Medical processes include all processes such as medical consultation, nursing, medication, investigations, surgeries etc. these are the processes which contribute to the medical care to a patient. Apart from the medical processes a number of non-medical processes also operate in a hospital. These processes can be as simple as providing a suitable diet to the patient to as complex as moving a patient from ward to operation theatre. All these non-medical processes operate in conjunction with medical processes and involves all sort of professionals.

Non-medical processes also involve a number of administrative processes operating at back end of hospitals. These processes include billing, admission, patient transfers, discharge etc. All these processes also operate in conjunction with medical processes and thus a delay in either of these can result in serious inefficiencies.

The processes in the hospital can also be divided as Interdepartmental or intradepartmental. Interdepartmental processes as name indicates involve processes which operate with two or more departments in conjunction with each other. Intradepartmental processes are the processes which include all the processes within a single department.

The hospital are the most complex organisation employing people with lowest to highest educational qualification. All the employees need to work in coordination with each other to deliver efficient and effective patient care. These work processes not only involve the staff but also depend on the patient being treated. The number of work processes operating in a hospital tend to increase with increasing number of patient and technology involved. These processes also tend to change due to involvement of large number of stake holders. Thus a clear understanding about the work processes operating in the hospital is very essential for all stake holders involved in the process.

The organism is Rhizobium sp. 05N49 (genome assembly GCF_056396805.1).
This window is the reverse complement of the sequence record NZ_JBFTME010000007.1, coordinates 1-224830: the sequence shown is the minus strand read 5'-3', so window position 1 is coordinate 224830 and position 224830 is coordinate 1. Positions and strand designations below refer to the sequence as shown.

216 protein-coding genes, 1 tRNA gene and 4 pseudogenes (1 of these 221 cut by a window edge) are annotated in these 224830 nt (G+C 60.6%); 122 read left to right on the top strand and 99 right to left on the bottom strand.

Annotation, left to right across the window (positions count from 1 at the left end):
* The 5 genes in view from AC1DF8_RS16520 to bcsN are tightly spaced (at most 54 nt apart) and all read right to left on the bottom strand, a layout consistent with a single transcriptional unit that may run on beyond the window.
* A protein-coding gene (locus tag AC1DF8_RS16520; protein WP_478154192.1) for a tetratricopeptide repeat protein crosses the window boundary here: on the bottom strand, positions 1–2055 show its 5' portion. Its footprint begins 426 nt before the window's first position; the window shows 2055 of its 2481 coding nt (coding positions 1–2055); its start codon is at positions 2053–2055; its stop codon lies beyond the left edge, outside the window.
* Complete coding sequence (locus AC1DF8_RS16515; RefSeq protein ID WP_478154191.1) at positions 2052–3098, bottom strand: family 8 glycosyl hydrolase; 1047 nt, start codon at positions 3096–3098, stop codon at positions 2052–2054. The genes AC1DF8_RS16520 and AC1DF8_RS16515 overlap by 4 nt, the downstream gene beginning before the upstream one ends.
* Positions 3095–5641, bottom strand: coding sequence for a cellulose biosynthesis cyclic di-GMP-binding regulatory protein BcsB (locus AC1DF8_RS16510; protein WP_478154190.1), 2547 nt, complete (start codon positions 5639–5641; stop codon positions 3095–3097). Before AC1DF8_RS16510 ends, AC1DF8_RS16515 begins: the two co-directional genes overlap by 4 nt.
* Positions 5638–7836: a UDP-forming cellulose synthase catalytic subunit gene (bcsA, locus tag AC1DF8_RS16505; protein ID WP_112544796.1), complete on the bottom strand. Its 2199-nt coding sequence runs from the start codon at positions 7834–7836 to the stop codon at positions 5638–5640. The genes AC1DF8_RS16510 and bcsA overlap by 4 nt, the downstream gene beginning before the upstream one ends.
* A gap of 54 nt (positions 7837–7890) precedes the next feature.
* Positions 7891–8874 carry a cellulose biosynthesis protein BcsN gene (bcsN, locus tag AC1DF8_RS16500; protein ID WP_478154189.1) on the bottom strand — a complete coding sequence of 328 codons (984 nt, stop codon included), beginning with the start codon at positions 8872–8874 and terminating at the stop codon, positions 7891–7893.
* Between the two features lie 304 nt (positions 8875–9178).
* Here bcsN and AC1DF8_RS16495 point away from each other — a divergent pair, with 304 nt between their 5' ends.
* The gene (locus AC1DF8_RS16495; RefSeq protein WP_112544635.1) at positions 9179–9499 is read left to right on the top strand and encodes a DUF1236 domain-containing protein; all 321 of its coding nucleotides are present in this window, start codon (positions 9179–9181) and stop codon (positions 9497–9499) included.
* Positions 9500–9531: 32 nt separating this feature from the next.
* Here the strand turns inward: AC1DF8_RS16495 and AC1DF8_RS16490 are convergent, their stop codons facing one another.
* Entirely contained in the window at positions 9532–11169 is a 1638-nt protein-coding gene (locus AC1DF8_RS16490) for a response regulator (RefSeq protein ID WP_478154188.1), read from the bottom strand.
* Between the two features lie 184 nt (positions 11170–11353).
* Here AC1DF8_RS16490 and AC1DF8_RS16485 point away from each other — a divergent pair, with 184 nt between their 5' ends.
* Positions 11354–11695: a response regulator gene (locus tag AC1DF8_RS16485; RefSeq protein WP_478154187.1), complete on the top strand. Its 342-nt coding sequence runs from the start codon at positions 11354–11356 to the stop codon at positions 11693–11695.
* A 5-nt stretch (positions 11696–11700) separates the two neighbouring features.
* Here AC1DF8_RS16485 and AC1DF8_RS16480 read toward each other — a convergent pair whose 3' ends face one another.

Maintaining a clear guideline for the employees about a work process is very essential to ensure an efficient delivery of service. Standard operating procedures need to be developed with minutest detail about a work process. However developing Standard operating procedures does not suffice the purpose of efficient and guided work process. Clear observation and action with slightest deviation is required to maintain quality and efficiency of care. Managers in a hospital should be able to acknowledge the change in the work process as work processes in a hospital are widespread and has a very high tendency for deviation due to involvement of numerous handoffs.

Deviation in Work processes in a hospital not only leads to inefficiency or poor quality of service but also lead to dissatisfaction among the patient who are already in the state of despair, thus slight deviation in work processes add to their dilemma. The dilemma is high if the employees involved in the process are themselves not aware about what needs to be done or who is responsible for action.

The Medical processes if well-defined results in a better clinical outcome while other processes in the hospital improve patient satisfaction. As the demand of healthcare is increasing day by day, demand for better services is also increasing at an equivalent pace. The patient visiting hospital not only demand good care but also efficient and better services. In addition to satisfy a patient for his demand of good care, hospitals are these days facing increased challenge for satisfying another cadre of customers known as attendants and visitors visiting the hospital with the patient. These people are observing each and every activity in the hospital and are very important critic about the hospital processes.

The important processes which increase the anxiousness of the patients and visitors are administrative which they can easily observe and criticize. The processes include admission process, discharge process, interdepartmental patient transfers, diet delivery etc.